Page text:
On Tuesday evening (22nd) the Gladiator, Stromboli, Sidon, Valorous, Oberon, and Ardent came round and anchored off the harbour of Balaklava, and the Warcloud sailing transport, with a party of the 8th Royal Irish, under the command of Lieut.-Colonel de Salis, and several others, hauled outside, where they remained till Wednesday morning. Several of the men-of-war went away to the eastward in the course of the night. The Bahiana (Captain Greene), with Dr. Alexander, Principal Medical Officer in charge of the expedition, Captain Hassard, R.E., Lieutenant Anderson, R.E., Mr. Fenton, the photographic artist, Mr. Cockburn, medical staff, the Rev. Mr. Butler (brother to the Butlers who fell at Silistria and at Inkermann), chaplain to the expedition, &c., went out at 6 o’clock on Wednesday morning, and was followed by the Hope (Captain Bowen), with the officers of the Commissariat Staff, Mr. Drake, Assistant Commissary General (in charge), Mr. Cumming, Mr. Moore, Mr. Booth, Deputy Assistant Commissary Generals, &c. The Trent, Captain Ponsonby, with mules, &c., the Whitby Park, the London, the Mairiner, the William Jackson, sailing transports, formed portion of the vessels. Commander Hoseason was in charge, and Lieutenant Geary second in command of the transports of the expedition. The Caradoc, Commander Derriman, left later in the day, and gave a kindly tow to the Royal Yacht Squadron cutter Stella as far as Cape Elken Kaya, where she was cast off with a light beating breeze. Lord Ward’s steam yacht London weighed anchor still later, and ran from Balaklava to the eastward about noon, but her speed soon enabled her to make up for lost time. The masters of the merchantmen received a sealed rendezvous from Captain Heath, which was to be opened only in case they parted company or did not find the fleet. It was the same as on the last occasion, namely, lat. 45° 54', long. 36° 28'. As we started out past Cape Aia, we saw a group of Cossacks perched on the stupendous cliff above us, looking down at the flotilla. There was not much to note on the voyage, and whatever did occur must be reserved for the present, as I have neither time nor favourable opportunity for describing it. The day was most favourable, the sea as smooth as a mirror. The general rendezvous was fixed at 3 a.m. on Thursday morning (24th), and orders were given that if vessels were too late to reach it by that time they were to make for the Straits of Kertch. We were unfortunate enough not to arrive in time, and the Captain, seeing that it would be useless to make for the rendezvous, steered right for the Straits. We approached Cape Takli, which marks the western extremity of the land at the straits. At half-past 10 o’clock a thick black smoke was visible, floating in the horizon towards the northward, sufficiently indicating the position of the fleet. As the vessel proceeded on her course, passing through the straits, which are about seven and a half or eight miles broad at the entrance, a group of people could be made out in the balcony of the lighthouse at Cape Takli, and a few wandering Cossacks were galloping through the meadows, half concealed by the rich rank grass. A few poor houses were scattered here and there over the expance of rich green, which was freshened into extreme verdure and intensity of colouring by the salt marshes, which penetrated the sea bank of clay, and ran into the sea from the level land behind. The tops of the ridges which intersect the level land on the western sides of the straits are covered with tumuli, large and small – most of them very sharp and well defined. On approaching Kara Burnu it was evident that our vessels were engaged with the forts and earthworks at Pavlovakaya, which guards the entrance to Kertch and Yenikale. Frequent puffs of white smoke, followed by faint echoes and booming reports, which rolled heavily along the shore, told us that the contest was tolerably smart, but it certainly did not last very long, for at 1.40 a huge pillar of white smoke rushed up towards the skies, opened out like a gigantic balloon, and then a roar like the first burst of a thunder-storm told us that a magazine had blown up. The action grew slacker, the firing less frequent. At 2.15 another load explosion took place, and a prodigious quantity of earth was thrown up into the air along with the smoke. A third magazine was blown up at 2.25; a tremendous explosion, which seemed to shake the sea and air, took place about 3 o’clock, and at 3.30 three several columns of smoke blending into one, and as many explosions, the echoes of which roared and thundered away together, announced that the Russians were beaten from their guns, and that they were destroying their magazines. They could be seen retreating, some over the hills behind Kertch, others towards Yenikale. The allied troops commenced disembarking at once, and the boats of the fleet were ordered out and landed them on the beach between the Salt Lake, north of Cape Kamusch Burnu, and the cliff of Ambalaki, a hamlet on the hill-side in the little bay between Kamusch and Pavlovakaya Battery. The heavy steamers lay outside. The transports were anchored off the Salt Lake to the south, and the gunboats and lighter steamers lay off the smoking ruins of the Russian earthworks. As we passed slowly through the fleet I could make out the Royal Albert, the Princess Royal, the Agamemnon, the Algiers, the St. Jean d’Acre, the Hannibal, the Malacoa, the Terrible, the Sidon, the Highflyer, the Tribune, the Vesuvius, the Medina, the Beagle, the Viper, &c., the transports Trent, Europa, Warcloud, Bahiana, St. Hilda, Mariner, William Jackson, &c. The French men-of-war – Napoleon, Montebello, Phlegeton, Primauguet, Pomono, Mogador, Asmodée, Caffarelli, Ulloa, Roland, Berthollet, Calliope, &c. Sir E. Lyons and Admiral Stewart were on board the Vesuvius, and Sir George Brown, after seeing the troops landed, went on board and held a conference with them. As we anchored a most exciting scene was taking place towards the westward. One of the enemy’s steamers had run out of the Bay of Kertch, which was concealed from our view by the headland on which Pavlovakaya and the battery of Cape Burnu are situated, and was running as hard as she could for the Straits of Yenikale. She was a low schooner-rigged-craft, like a man-of-war, and for a long time it was uncertain whether she was a Government vessel or not. The gun-boat dashed after her across the shallows, and, just as she passed the cape, two Russian merchantmen slipped out and made towards Yenikale alos. At the same moment a fine roomy schooner came bowling down with a fair breeze from Yenikale, evidently intending to aid her consort and despising very likely the little antagonist which pursued her. The gun-boat flew on and passed the first merchantman, at which she fired a shot by way of making her bring to. The forts at Kertch instantly opened and shot after shot splashed up the water near the gun-boat, which still kept intrepidly on her way. As the man-of-war schooner bowled down towards the Russian steamer the altter gained courage, slackened her speed, and lay-to, as if to engage her enemy. A sheet of flame and smoke rushed from the gun-boat’s side, and her shot flying over the Russian tossed up a pillar of water far beyond her. Alarmed at this taste of her opponent’s quality and by the sudden intimation of her tremendous armament the Russian at once took to flight, and the schooner wore and bore away for Yenikale again with the gun-boat after them. Off the narrow straits between Yenikale and the sand-bank, which runs across from the opposite land, a great number of gunboats and small craft were visible, and as the English gunboat ran up towards them a Russian battery opened on her from the spit on which the town is situate. One of her consorts, however, which had followed her early in the chase, was now close at hand, and the gunboats dashed at their enemies, which tackec, wore, and ran in all directions, while the gunboats chased them as a couple of hawks would harry a flock of larks. The action with the forts became very sharp, and the Russian forts on the sandbank began to take part in the unequal contest. Sir Edmund Lyons, however, soon sent off the light steamers and disposable gunboats to reinforce the two hardy little fellows, and the French steamers also rushed up to the rescue. The batteries on the sandbank were not silenced without some trouble, but at last they blew up their magazines, and the fort of Yenikale followed their example. The gunboats kept up a running fight along the coast till it was dark. At about half-past 6 o’clock the batteries in the Bay of Kertch ceased firing, the Russians blew up their works and abandoned the town. Dark pillars of smoke, tinged at the base with flame, began to shoot up all over the hill sides. Some of them rose from the Government houses and stores of Ambalaki, where we landed, which were set on fire; others from isolated houses further inland; others from stores which the retreating Russians must have destroyed in their flight. Constant explosions shook the air, and single guns sounded here and there continuously throughout the night. Constant explosions shook the air, and single guns sounded here and there continuously throughout the night. Here a ship lay blazing on a sandbank on the left; a farm-house in flames lighted up the sky on the right, and obscured the pale moon with volumes of inky smoke. All the troops whose services were required were landed at Ambalaki ere dusk, and bivouacked on the ridge about it. Each of our men landed with two days’ provisions, but without rum; some of them carried their tents. A small body of Russian cavalry, with two guns, made a reconnaissance of them, from a considerable distance, ere evening, but did not attempt to interfere with their proceedings, and the men set to work to enjoy themselves in Ambalaki and its neighbourhood as well as they could. The French had, however, nearly all the fun to themselves, and our men, as they came down for water to the brackish springs by the sea-shore, grumbled audibly at the precautions which seemed taken for the express purpose of securing everything to the French and Turks. The bulk of the inhabitants had fled, but a few Tartars gave themselves up and received protection. A respectable Russian family, in a very comfortable house a little way from the sea, seemed inclined to follow the same course at first, but terrified probably by the fires around them, they left ere night set in. The enemy did not show in our neighbourhood, and it was reported that all their troops had abandoned both Kertch and Yenikale, and had marched towards the interior. Our cavalry pickets and videttes were not, I believe, disturbed till morning, nor could they see anything of the enemy, who had evidently been greatly disheartened, and had retreated with much precipitation. As there was nothing to be done at sea, the ships being brought to anchor far south of the scene of action with the gunboats, which still continued, it was resolved to pay a visit to the uninteresting land in our vicinity, and to land at the nearest spot, which was about one mile and a half or two miles from Pavlovakaya Battery. A row of half a mile brought us from our anchorage where the ship laid, in three fathoms, to a beautiful shelving beach, which was exposed, however, only for a few yards, as the rich sward grew close to the brink of the tideless sea. The water at the shore, unaffected by the current, was clear, and it was evident that it abounded in fish. The land rose abruptly, to a ridge parallel to the line of the sea, about 100 feet in height, and the interval between the shore and the ridge was dotted with houses, in patches here and there, through which the French were already running riot, charging down the hill, breaking in doors, pursuing hens, smashing windows – in fact, “plundering,” in which they were assisted by all our men who could get away. Towards the Salt Lake some large houses were already in flames, and store-houses were blazing fiercely in the last throes of fire. On the ridge above us the figures of the French and English soldiers, moving about against the horizon, stood sharply out, lighted up by the rays of the setting sun. The Highlanders, in little parties, sought about for water, or took a stray peep after a “bit keepsake” in the houses on their way to the wells, but the French were ever before them, and great was the grumbling at the comparative licence allowed to our allies. The houses were clean outside and in – whitewashed neatly, and provided with small well-glazed windows, which were barely adequate, however, to light up the two rooms of which each dwelling consisted, but the heavy sour smell inside was most oppressive and disagreeable; it seemed to proceed from the bags of black bread and vessels of fish oil which were found in every cabin. Each dwelling had out-houses, stables for cattle, pens, bakeries, and rude agricultural implements outside. The ploughs were admirably described by Virgil, and a reference to Adams’ Antiquities will save me a world of trouble in satisfying the curiosity of the farming interest at home. The furniture was all smashed to pieces; the hens and ducks, captives to the bow and spear of the Gaul, were cackling and quacking piteously as they were carried off in blundles from their homes by Zouaves and Chasseurs. Every house we entered was ransacked, and every cupboard had a pair of red breeches sticking out of it, and a blue coat inside of it. Vessels of stinking oil, bags of sour bread, casks of flour or ham, wretched clothing, old boots, beds ripped up for treasure, the hideous pictures of saints on panelling or paper which adorn every cottage, with lamps suspended before them, were lying on the floors. Dróles dressed themselves in faded pieces of calico dresses or aged finery laying perdu in old drawers, and danced about the gardens. One house, which had been occupied as a guard-house, and was marked on a board over the door “No. 7 Kardone,” was a scene of especial confusion. Its inmates had evidently fled in great disorder, for their great coats and uniform jackets still lay on the floors, and bags of the black bread filled every corner, as well as an incredible quantity of old boots. A French soldier, who in his indignation at not finding anything of value, had with great wrath devastated the scanty and nasty-looking furniture, was informing his comrades outside of the atrocities which had been committed, and added, with the most amusing air of virtue in the world, “Ah, Messieurs, Messieurs! ces brigands, ils ont voiés tout!” No doubt he had settled honourably with the proprietor of a large bundle of living poultry, which hung panting over his shoulders, and which were offered to us on very reasonable terms. Notwithstanding the great richness of the land, little had been done by man to avail himself of its productiveness. I never in my life saw such quantities of weeds or productions of such inexorable ferocity towards pantaloons, or such eccentric flowers of such huge dimensions, as the ground outside these cottages bore. The inhabitants were evidently graziers rather than agriculturists. Around every house were piles of a substance like peat, which is made, we were informed, from the dung of cattle, and is used as fuel. The cattle, however, had been all driven away. None were taken that I saw, though the quantity must have been very great which fed in the fields around. Poulty and ducks were, however, captured in abundance, and a party of Chasseurs, who had taken a huge wild-looking boar, were in high delight at their fortune, and soon despatched and cut him up in to junks with their swords. There were some 30 or 40 hourses scattered about the ridge, but all were pretty much alike. The smell was equally disagreeable in all, in spite of whitewash, and we were glad to return form a place which a soldier of the 71st said “A Glasgae beggar wad na tak a gift of.”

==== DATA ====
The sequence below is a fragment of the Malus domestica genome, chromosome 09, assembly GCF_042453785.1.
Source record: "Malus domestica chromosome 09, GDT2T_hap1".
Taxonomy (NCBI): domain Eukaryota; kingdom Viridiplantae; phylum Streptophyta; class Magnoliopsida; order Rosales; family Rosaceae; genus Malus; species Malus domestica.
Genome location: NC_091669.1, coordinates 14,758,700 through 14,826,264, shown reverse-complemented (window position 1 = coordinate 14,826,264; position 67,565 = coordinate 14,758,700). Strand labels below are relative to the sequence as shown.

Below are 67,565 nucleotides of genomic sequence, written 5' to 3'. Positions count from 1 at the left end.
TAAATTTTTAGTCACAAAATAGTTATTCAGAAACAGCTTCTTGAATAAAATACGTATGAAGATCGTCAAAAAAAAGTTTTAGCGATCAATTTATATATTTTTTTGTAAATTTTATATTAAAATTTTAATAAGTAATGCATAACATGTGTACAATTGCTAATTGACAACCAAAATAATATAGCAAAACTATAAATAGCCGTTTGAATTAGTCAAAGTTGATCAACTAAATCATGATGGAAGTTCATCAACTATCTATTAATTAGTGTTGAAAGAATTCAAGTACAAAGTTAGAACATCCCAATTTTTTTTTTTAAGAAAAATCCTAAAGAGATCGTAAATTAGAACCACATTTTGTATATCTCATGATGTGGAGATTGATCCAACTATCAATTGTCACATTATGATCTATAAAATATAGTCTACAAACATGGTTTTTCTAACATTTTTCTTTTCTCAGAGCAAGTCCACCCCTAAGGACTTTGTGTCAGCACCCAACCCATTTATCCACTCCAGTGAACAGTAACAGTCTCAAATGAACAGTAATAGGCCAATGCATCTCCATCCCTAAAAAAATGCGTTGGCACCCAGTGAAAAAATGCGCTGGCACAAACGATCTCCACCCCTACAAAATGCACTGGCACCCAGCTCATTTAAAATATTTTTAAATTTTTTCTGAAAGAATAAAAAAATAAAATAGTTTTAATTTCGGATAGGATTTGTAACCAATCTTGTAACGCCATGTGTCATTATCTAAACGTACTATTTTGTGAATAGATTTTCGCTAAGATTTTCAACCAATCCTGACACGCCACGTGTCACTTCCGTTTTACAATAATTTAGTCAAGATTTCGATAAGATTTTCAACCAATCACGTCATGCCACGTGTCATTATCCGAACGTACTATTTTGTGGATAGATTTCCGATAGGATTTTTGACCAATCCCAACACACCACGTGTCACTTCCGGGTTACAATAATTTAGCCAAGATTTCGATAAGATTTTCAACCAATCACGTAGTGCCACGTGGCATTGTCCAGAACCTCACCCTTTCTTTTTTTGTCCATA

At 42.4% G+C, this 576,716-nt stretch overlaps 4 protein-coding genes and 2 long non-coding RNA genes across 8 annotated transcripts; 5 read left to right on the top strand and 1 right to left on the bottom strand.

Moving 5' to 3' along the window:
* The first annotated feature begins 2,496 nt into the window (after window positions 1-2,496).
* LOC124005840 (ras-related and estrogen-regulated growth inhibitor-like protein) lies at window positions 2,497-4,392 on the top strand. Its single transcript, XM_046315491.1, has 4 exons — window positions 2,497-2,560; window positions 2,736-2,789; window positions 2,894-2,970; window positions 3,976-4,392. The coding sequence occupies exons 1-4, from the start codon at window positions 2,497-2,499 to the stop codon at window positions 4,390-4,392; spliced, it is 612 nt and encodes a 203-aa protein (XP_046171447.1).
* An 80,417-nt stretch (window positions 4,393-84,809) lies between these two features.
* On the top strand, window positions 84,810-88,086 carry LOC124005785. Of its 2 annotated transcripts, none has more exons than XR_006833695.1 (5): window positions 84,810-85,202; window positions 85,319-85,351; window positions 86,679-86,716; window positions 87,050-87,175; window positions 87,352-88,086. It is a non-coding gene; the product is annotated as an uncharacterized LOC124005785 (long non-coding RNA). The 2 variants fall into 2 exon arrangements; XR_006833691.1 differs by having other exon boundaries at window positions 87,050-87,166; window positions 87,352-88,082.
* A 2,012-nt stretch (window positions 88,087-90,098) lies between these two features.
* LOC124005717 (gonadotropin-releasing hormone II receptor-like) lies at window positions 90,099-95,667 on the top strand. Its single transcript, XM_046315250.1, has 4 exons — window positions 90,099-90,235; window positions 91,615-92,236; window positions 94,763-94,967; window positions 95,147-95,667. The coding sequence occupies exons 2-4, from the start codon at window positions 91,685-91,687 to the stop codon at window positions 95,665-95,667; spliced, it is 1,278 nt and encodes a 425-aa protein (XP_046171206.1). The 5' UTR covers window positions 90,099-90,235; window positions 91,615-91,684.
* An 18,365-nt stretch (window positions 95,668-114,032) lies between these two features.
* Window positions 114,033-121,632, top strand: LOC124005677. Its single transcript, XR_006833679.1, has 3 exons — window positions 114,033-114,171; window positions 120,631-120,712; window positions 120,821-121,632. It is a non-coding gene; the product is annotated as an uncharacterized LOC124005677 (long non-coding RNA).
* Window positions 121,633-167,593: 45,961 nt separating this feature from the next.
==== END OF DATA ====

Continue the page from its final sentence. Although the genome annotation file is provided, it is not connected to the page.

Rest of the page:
FIRDAY MORNING.